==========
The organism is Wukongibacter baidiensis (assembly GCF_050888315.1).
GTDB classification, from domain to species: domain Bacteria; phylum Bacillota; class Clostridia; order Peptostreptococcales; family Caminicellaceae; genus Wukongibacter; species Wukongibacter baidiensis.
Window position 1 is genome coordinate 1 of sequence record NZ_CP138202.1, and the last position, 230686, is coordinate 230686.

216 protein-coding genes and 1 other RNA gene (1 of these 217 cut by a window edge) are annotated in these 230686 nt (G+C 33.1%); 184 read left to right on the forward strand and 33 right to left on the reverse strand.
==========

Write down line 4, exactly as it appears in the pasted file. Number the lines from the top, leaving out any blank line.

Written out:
216 protein-coding genes and 1 other RNA gene (1 of these 217 cut by a window edge) are annotated in these 230686 nt (G+C 33.1%); 184 read left to right on the forward strand and 33 right to left on the reverse strand.